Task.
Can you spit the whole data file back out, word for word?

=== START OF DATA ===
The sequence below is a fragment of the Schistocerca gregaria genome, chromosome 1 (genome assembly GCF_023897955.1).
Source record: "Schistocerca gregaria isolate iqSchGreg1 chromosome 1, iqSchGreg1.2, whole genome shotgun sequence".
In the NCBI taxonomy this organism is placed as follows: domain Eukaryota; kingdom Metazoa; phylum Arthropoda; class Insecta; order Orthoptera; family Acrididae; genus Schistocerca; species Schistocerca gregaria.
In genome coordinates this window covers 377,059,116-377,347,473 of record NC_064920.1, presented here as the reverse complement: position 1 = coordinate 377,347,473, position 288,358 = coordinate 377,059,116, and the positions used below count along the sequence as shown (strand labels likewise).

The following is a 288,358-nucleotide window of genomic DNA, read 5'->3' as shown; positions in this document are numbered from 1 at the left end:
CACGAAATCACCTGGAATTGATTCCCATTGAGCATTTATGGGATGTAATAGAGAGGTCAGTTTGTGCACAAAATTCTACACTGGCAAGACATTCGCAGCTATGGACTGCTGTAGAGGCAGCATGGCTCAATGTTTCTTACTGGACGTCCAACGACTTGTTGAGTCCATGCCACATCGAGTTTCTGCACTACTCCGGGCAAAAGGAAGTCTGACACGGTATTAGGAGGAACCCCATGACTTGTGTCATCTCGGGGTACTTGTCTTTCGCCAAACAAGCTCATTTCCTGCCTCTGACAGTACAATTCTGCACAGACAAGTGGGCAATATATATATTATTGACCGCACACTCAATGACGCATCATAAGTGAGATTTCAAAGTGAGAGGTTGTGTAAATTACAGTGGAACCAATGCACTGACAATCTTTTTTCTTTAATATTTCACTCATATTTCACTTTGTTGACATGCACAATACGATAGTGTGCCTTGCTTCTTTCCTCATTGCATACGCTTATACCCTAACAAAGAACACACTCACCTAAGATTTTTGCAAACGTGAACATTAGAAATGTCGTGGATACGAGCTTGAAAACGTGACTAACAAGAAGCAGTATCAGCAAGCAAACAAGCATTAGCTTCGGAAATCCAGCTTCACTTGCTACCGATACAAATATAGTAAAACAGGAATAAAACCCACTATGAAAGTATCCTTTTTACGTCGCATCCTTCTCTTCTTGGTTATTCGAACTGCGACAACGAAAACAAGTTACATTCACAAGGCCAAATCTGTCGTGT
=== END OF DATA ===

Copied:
The sequence below is a fragment of the Schistocerca gregaria genome, chromosome 1 (genome assembly GCF_023897955.1).
Source record: "Schistocerca gregaria isolate iqSchGreg1 chromosome 1, iqSchGreg1.2, whole genome shotgun sequence".
In the NCBI taxonomy this organism is placed as follows: domain Eukaryota; kingdom Metazoa; phylum Arthropoda; class Insecta; order Orthoptera; family Acrididae; genus Schistocerca; species Schistocerca gregaria.
In genome coordinates this window covers 377,059,116-377,347,473 of record NC_064920.1, presented here as the reverse complement: position 1 = coordinate 377,347,473, position 288,358 = coordinate 377,059,116, and the positions used below count along the sequence as shown (strand labels likewise).

The following is a 288,358-nucleotide window of genomic DNA, read 5'->3' as shown; positions in this document are numbered from 1 at the left end:
CACGAAATCACCTGGAATTGATTCCCATTGAGCATTTATGGGATGTAATAGAGAGGTCAGTTTGTGCACAAAATTCTACACTGGCAAGACATTCGCAGCTATGGACTGCTGTAGAGGCAGCATGGCTCAATGTTTCTTACTGGACGTCCAACGACTTGTTGAGTCCATGCCACATCGAGTTTCTGCACTACTCCGGGCAAAAGGAAGTCTGACACGGTATTAGGAGGAACCCCATGACTTGTGTCATCTCGGGGTACTTGTCTTTCGCCAAACAAGCTCATTTCCTGCCTCTGACAGTACAATTCTGCACAGACAAGTGGGCAATATATATATTATTGACCGCACACTCAATGACGCATCATAAGTGAGATTTCAAAGTGAGAGGTTGTGTAAATTACAGTGGAACCAATGCACTGACAATCTTTTTTCTTTAATATTTCACTCATATTTCACTTTGTTGACATGCACAATACGATAGTGTGCCTTGCTTCTTTCCTCATTGCATACGCTTATACCCTAACAAAGAACACACTCACCTAAGATTTTTGCAAACGTGAACATTAGAAATGTCGTGGATACGAGCTTGAAAACGTGACTAACAAGAAGCAGTATCAGCAAGCAAACAAGCATTAGCTTCGGAAATCCAGCTTCACTTGCTACCGATACAAATATAGTAAAACAGGAATAAAACCCACTATGAAAGTATCCTTTTTACGTCGCATCCTTCTCTTCTTGGTTATTCGAACTGCGACAACGAAAACAAGTTACATTCACAAGGCCAAATCTGTCGTGT